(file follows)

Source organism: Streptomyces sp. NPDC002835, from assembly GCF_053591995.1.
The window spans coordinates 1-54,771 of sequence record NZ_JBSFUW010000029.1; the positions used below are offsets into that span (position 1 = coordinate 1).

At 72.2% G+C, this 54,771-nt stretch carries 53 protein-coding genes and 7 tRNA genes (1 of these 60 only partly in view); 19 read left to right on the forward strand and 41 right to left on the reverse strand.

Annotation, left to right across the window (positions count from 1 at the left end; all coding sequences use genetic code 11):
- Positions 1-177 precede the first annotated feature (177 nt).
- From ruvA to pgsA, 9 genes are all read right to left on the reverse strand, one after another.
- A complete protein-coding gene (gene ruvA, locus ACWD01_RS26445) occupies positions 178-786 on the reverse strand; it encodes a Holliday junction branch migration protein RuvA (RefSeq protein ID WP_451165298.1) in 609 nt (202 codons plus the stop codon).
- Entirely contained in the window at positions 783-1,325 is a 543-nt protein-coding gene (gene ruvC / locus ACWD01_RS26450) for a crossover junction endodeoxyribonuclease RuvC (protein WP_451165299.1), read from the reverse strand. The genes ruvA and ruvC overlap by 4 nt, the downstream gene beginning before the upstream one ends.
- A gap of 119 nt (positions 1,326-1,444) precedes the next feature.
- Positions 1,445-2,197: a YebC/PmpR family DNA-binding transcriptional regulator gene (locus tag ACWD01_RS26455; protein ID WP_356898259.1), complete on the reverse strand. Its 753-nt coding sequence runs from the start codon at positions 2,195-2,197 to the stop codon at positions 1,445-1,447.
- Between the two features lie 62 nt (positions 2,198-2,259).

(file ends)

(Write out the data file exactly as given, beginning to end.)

Source organism: Streptomyces sp. NPDC002835, from assembly GCF_053591995.1.
The window spans coordinates 1-54,771 of sequence record NZ_JBSFUW010000029.1; the positions used below are offsets into that span (position 1 = coordinate 1).

At 72.2% G+C, this 54,771-nt stretch carries 53 protein-coding genes and 7 tRNA genes (1 of these 60 only partly in view); 19 read left to right on the forward strand and 41 right to left on the reverse strand.

Annotation, left to right across the window (positions count from 1 at the left end; all coding sequences use genetic code 11):
- Positions 1-177 precede the first annotated feature (177 nt).
- From ruvA to pgsA, 9 genes are all read right to left on the reverse strand, one after another.
- A complete protein-coding gene (gene ruvA, locus ACWD01_RS26445) occupies positions 178-786 on the reverse strand; it encodes a Holliday junction branch migration protein RuvA (RefSeq protein ID WP_451165298.1) in 609 nt (202 codons plus the stop codon).
- Entirely contained in the window at positions 783-1,325 is a 543-nt protein-coding gene (gene ruvC / locus ACWD01_RS26450) for a crossover junction endodeoxyribonuclease RuvC (protein WP_451165299.1), read from the reverse strand. The genes ruvA and ruvC overlap by 4 nt, the downstream gene beginning before the upstream one ends.
- A gap of 119 nt (positions 1,326-1,444) precedes the next feature.
- Positions 1,445-2,197: a YebC/PmpR family DNA-binding transcriptional regulator gene (locus tag ACWD01_RS26455; protein ID WP_356898259.1), complete on the reverse strand. Its 753-nt coding sequence runs from the start codon at positions 2,195-2,197 to the stop codon at positions 1,445-1,447.
- Between the two features lie 62 nt (positions 2,198-2,259).